Most museums that have collections that were looted or otherwise improperly acquired, during the colonial period or in other contexts, are in fact involved in collegial conversations, collaborations and exchanges with those museums, state authorities and other stakeholders that lay claim to these items as their rightful cultural property. There are quite a few instances whereby inappropriately acquired artifacts have already been returned to the rightful owners of such cultural property. In 2002, when I was a graduate student at Emory University in Atlanta, for instance, the Carlos Museum, which has impressive Egyptian holdings, volunteered the return to Egypt of a royal mummy believed to be the pharaoh Ramesses I, the founder of the 19th dynasty. The mummy was part of a collection the Carlos Museum had acquired in 1999 from the Niagara Falls Museum, which had itself acquired the mummy in the 1860s through an Egyptian art broker.
But while smaller museums, especially those that are attached to the academy, have been receptive to the idea of restitution, the same cannot be said about some of the larger, canonical museums such as the British Museum, especially when it comes to collection items that are popular visitor attractions, such as the Elgin Marbles, the Rosetta Stone, and the Benin Bronzes, and around which the identity of the museum has been constructed. And most of the recent debate, and the media attention given to it, has naturally focused on these big contentions. The British Museum has been steadfast in its refusal to return to Parthenon sculptures to Greece and the Rosetta Stone to Egypt, but it is now willing to consider the loan, but not the permanent return, of its Benin Bronzes to the new museum Nigeria is establishing in Benin City. The refusal to return these famous bronzes permanently is particularly egregious, and has caused significant outrage, since they came to the British Museum collection (and those of other museums in Europe and North America) as a result of the punitive sacking of Benin City by British colonial forces in 1897, in one of the most notorious instances of colonial cultural looting.
One of the arguments used by the major museums of the Metropolitan West is that they hold such cultural treasures on behalf of humankind, as part of the shared cultural heritage of humanity. The footfall at such museums is much larger than at most museums in postcolonial societies (some 6 million per year in the case of the Louvre), which results in more significant and diverse access to their collections (an issue which cannot be discounted entirely and which I will return to in the second blog post on this subject). The subtext is, however, that such museums believe that they are the only ones equipped to take on this universal responsibility. In all fairness, museums in postcolonial societies are not always well-managed or adequately funded, but that is rapidly changing, as new, state-of-the-art museums are, for instance, being erected in various parts of Africa. And it needs to be recognized that museums in Europe and North America are themselves not immune to the vagaries of war and uprising: European museums were, after all, looted by the Nazis, and the first, and thankfully contained, incident of terrorism affecting a museum was a machete attack at the Louvre in Paris in 2017 (museums, because of their symbolic value and high footfall, are in fact at risk for such attacks).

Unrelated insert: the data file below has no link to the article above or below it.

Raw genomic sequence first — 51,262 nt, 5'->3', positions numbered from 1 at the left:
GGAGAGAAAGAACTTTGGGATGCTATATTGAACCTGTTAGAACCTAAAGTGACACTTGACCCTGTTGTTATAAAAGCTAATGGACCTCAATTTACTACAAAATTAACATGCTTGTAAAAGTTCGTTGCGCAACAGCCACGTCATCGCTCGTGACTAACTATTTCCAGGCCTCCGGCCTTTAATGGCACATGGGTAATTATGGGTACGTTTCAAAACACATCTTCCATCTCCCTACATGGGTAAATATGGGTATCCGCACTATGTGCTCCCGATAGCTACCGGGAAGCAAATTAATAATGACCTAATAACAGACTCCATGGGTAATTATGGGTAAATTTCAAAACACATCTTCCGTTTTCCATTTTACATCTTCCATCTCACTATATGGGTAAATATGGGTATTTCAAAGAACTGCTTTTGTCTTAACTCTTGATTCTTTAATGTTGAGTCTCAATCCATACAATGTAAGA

The restitution question may have a longer history and greater complexity than what is now commonly assumed but the question arises why it has gained so much traction recently, with major restitutions being actively negotiated. The answer is quite simple: the wheels of history are turning and major realignments of power are in progress, within various world areas and globally, with Africa as a major example. The Museum of Black Civilization in Dakar, Senegal, which perhaps not coincidentally opened on the same weekend as a renovated AfricaMuseum in Belgium late last year, is a pointed example of how postcolonial societies are assertively reclaiming their cultural heritage in the present moment and how they are arguing back against how they have been represented in the Euro-American museums. It occurs in the context of what some have, to use a loaded word, dubbed as the economic and cultural “renaissance” of Africa, which is being led by countries such as Ghana, Senegal and Ethiopia. But it is surely no coincidence that the construction of the Museum of Black Civilization was supported by China, and that that the already partially opened Grand Egyptian Museum in Gizeh is bankrolled by Japan, while the new art museum in Kinshasa is being constructed with Korean assistance.